File Explorer is a really good file manager as far as features are concerned. It may not have the greatest dark theme but it is nevertheless a good file manager. As great as it is, it may lack in some areas but most of its shortcomings can be filled with extensions. You can change how File Explorer works with apps that modify it or with just stand alone extensions. Here’s how you can install and uninstall File Explorer extensions.
File Explorer extensions
There’s no particular repository for File Explorer extensions so I can’t point you to a website for it. You can look for them via a Google search, or you can try out this extension that lets you enable SVG file previews in File Explorer.
File Explorer extensions are really EXE files so all you have to do is run it like you would any other desktop app. You will need admin rights to install it. Like most apps, the extension should start working right away but if it doesn’t, you should restart File Explorer.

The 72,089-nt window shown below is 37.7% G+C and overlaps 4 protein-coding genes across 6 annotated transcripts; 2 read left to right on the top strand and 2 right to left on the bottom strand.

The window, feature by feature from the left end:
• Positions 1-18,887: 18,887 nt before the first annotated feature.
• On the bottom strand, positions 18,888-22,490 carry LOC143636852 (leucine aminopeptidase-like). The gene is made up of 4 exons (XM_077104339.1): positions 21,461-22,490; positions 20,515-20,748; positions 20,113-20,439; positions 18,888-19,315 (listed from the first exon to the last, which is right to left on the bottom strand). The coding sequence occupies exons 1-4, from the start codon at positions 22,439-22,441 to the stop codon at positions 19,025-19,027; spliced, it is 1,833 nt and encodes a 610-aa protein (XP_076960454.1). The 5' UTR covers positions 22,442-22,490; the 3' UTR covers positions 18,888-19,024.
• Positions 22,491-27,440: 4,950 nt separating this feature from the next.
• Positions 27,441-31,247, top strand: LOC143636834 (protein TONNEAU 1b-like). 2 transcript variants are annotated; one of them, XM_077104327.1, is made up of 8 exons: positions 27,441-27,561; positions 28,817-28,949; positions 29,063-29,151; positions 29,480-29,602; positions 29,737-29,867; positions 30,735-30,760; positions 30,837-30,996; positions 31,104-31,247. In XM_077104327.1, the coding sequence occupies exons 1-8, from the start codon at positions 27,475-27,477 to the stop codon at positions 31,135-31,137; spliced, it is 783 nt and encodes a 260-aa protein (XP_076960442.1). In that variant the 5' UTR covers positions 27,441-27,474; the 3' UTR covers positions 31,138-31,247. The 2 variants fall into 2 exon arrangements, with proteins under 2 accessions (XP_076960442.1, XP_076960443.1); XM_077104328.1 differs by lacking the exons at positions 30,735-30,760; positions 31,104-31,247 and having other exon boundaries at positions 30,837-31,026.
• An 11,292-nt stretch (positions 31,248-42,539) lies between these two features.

Since extensions for File Explorer install like ordinary desktop apps, you will uninstall them the same way. Open Control Panel and look through the list of installed apps and you will find the extension that you installed. It is important that you know the extension’s name because the Control Panel doesn’t sort items by type.
Select the extension from the list, and click the Uninstall button to remove the extension.
File Explorer extensions are desktop apps because File Explorer itself is still a desktop app. Microsoft hasn’t introduced a UWP file manager, and we can only hope they don’t do so until they have a really, really good app to replace it with.
Extensions for UWP apps are also UWP apps themselves. An example of this are the various extensions that are available for the Photos and TV & Movies apps. UWP app extensions are uninstalled from the Apps group of settings in the Settings app.
File Explorer extensions are great but remember to only install them if you’re sure they’re safe. File Explorer is an integral app on Windows 10 so if you end up installing an extension that hijacks it, getting rid of it might be an ordeal. If you’re unsure whether an extension is safe or not, and you are still determined to install it, make sure you know how to run Windows 10 in safe mode so that you can uninstall it if it goes rouge.